He called himself, in a typically eccentric metaphor, "a salmon who's covered some 40 spawnings," who on bad days now "feels himself disintegrating fin by fin, gill by gill," but John Huston's friends never would allow him just to fade away.
So, from Orson Welles, who described him as "playing Mephistopheles to his own Faust," to producer Ray Stark, who said he wanted to be reincarnated as Huston, "a tall, handsome WASP," they gathered at tables decorated with chocolate Maltese falcons in the Beverly Hilton Hotel as the 76-year-old writer-director-actor was given the 11th annual American Film Institute Life Achievement Award.
The AFI dinner has become the pleasantest date on the Hollywood social calendar, the night when the hatchets are buried and everyone beams beneficently at the guest of honor. At Thursday night's tribute, to be telecast by CBS on March 22, clips from the most memorable of Huston's films, including "The Maltese Falcon," "The Treasure of Sierra Madre," "The Asphalt Jungle," "The Misfits," "The African Queen" and "Beat the Devil" were shown.
And everyone from "Annie's" 11-year-old Aileen Quinn, who said, "I think he's the greatest and I love him a whole bunch," to 92-year-old Sam Jaffe, who remembered trying to coax a horse into Huston's Greenwich Village apartment, joined in the tribute.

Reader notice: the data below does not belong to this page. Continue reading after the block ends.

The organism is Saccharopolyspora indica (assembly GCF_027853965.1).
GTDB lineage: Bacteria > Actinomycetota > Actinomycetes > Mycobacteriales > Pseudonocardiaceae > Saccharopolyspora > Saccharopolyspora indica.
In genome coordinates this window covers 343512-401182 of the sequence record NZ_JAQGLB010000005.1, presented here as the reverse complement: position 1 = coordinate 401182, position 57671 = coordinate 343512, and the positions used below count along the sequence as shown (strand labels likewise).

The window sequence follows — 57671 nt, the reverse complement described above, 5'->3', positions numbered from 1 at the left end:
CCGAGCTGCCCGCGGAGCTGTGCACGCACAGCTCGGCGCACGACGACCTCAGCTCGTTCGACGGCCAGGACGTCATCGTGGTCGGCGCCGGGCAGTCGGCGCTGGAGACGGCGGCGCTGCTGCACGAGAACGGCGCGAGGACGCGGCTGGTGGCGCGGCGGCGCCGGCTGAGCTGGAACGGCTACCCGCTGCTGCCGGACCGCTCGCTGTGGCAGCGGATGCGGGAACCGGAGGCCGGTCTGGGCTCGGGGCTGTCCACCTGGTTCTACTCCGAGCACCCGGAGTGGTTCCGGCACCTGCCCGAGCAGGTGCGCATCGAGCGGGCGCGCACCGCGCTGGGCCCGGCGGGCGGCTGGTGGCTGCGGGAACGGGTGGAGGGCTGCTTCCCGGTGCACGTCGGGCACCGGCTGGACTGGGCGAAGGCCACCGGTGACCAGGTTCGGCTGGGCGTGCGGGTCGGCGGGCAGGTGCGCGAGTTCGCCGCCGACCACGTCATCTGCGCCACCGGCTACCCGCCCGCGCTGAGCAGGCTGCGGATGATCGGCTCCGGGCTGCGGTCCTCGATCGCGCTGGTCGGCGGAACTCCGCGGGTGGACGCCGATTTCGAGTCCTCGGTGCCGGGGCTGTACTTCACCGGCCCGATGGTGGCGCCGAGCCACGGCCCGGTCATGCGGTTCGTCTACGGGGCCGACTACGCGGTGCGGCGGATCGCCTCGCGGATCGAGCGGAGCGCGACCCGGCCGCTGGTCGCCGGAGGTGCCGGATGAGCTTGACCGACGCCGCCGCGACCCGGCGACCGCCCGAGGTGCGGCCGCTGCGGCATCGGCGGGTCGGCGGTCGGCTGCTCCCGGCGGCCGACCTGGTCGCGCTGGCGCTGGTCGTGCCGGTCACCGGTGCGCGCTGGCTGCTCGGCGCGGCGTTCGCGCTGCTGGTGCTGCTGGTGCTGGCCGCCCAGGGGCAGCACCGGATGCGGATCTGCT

But just as Huston always has been a great iconoclast as a director, someone whose films have no discernible running theme and who was brassy enough to tell a reporter during the making of "The Mackintosh Man," "I don't know which of my films is the best, but I can tell you which is the worst and that's the one we're shooting now," so, too, the man's rambunctious history had trouble fitting into the AFI's hagiographic mold. Despite enough encomiums to make jockey Billy Pearson, an old friend, crack, "I didn't know when they asked me here that John Huston had died," the man's anarchic personality kept oozing over the edges.